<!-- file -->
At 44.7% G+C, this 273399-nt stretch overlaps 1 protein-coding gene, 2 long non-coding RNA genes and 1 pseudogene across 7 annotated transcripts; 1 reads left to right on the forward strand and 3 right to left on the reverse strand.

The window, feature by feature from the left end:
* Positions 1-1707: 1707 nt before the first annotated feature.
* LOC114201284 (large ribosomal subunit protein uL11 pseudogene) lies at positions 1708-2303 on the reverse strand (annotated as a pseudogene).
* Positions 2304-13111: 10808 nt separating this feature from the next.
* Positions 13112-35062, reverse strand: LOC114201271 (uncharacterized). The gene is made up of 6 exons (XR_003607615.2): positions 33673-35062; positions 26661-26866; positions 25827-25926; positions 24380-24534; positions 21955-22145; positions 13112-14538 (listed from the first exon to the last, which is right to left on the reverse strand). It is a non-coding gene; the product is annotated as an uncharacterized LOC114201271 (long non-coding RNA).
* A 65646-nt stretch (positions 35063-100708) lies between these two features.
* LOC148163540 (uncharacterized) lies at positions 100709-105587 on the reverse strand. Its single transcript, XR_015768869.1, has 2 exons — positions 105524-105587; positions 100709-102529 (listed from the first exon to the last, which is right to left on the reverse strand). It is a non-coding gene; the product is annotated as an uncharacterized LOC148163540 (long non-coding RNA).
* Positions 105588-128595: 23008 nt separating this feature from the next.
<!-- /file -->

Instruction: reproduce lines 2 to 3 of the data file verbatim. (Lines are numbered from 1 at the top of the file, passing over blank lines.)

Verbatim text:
The window, feature by feature from the left end:
* Positions 1-1707: 1707 nt before the first annotated feature.